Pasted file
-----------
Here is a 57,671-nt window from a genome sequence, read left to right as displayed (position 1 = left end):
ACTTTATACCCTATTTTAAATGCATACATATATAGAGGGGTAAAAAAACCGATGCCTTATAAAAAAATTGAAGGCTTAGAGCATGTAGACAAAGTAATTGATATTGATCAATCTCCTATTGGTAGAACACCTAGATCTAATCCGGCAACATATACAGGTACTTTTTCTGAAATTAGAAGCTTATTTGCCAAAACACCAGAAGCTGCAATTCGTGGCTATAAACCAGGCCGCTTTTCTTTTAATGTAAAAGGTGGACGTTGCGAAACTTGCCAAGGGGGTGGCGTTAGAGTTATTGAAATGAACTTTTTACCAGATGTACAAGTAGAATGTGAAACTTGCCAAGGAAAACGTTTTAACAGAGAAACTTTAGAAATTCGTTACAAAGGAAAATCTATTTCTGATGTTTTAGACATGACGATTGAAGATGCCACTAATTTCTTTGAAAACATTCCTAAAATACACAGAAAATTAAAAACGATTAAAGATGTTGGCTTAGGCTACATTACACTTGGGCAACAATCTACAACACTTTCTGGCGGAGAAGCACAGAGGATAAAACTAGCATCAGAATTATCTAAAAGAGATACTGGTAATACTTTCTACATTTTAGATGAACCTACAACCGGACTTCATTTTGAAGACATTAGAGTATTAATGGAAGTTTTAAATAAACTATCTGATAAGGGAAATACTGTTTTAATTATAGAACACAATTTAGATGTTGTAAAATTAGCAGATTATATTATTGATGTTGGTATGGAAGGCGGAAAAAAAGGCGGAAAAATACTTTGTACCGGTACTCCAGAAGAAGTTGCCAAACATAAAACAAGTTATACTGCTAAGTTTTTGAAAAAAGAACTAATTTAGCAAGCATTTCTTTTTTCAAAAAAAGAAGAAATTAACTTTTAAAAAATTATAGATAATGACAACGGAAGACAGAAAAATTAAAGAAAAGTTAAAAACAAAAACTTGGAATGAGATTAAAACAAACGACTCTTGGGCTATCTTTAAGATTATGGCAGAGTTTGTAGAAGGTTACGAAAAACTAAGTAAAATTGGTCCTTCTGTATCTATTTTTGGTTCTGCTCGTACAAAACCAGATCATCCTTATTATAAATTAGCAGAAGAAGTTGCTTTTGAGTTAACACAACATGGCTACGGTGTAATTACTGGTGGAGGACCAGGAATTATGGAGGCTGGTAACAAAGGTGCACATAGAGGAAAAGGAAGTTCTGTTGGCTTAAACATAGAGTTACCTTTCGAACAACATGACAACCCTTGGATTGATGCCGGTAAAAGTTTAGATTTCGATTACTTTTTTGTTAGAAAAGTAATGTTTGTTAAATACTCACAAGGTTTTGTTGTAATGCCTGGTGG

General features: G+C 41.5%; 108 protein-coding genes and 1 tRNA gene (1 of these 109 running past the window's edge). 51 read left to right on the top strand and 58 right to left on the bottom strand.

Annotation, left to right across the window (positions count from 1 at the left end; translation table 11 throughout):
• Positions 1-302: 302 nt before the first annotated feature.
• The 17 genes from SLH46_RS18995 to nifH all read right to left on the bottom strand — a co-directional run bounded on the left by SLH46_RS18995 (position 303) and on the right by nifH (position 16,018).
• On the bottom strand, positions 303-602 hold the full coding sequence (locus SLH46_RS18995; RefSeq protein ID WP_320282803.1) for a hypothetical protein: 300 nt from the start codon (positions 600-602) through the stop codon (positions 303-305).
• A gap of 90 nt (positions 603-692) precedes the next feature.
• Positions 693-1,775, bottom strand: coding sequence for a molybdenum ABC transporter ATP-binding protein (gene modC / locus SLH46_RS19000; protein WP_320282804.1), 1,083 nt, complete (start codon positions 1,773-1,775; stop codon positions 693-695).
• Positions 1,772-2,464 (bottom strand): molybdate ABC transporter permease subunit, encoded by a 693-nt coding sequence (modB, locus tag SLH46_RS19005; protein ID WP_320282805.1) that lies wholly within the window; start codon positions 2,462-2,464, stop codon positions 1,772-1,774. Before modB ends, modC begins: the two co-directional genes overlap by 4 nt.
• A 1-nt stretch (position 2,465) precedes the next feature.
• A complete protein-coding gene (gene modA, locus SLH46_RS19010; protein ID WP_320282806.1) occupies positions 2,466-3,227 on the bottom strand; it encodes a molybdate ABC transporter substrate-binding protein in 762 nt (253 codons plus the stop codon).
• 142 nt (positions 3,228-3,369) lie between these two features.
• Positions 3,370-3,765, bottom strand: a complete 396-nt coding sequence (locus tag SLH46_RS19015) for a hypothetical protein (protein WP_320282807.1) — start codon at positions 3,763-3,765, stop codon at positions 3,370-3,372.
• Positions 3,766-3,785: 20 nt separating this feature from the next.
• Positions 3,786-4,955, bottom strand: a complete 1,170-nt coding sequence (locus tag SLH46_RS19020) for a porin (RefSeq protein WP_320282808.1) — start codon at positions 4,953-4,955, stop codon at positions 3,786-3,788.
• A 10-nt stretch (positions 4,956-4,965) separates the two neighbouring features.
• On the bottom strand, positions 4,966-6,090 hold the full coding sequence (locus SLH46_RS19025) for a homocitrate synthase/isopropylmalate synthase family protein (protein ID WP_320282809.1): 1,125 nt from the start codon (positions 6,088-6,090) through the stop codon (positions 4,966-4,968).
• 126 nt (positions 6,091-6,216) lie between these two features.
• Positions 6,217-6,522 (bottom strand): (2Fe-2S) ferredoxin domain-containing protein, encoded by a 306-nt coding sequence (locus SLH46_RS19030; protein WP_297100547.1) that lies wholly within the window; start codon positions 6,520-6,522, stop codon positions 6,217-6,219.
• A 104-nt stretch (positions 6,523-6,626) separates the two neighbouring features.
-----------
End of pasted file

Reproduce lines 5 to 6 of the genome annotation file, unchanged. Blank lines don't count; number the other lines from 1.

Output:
• Positions 1-302: 302 nt before the first annotated feature.
• The 17 genes from SLH46_RS18995 to nifH all read right to left on the bottom strand — a co-directional run bounded on the left by SLH46_RS18995 (position 303) and on the right by nifH (position 16,018).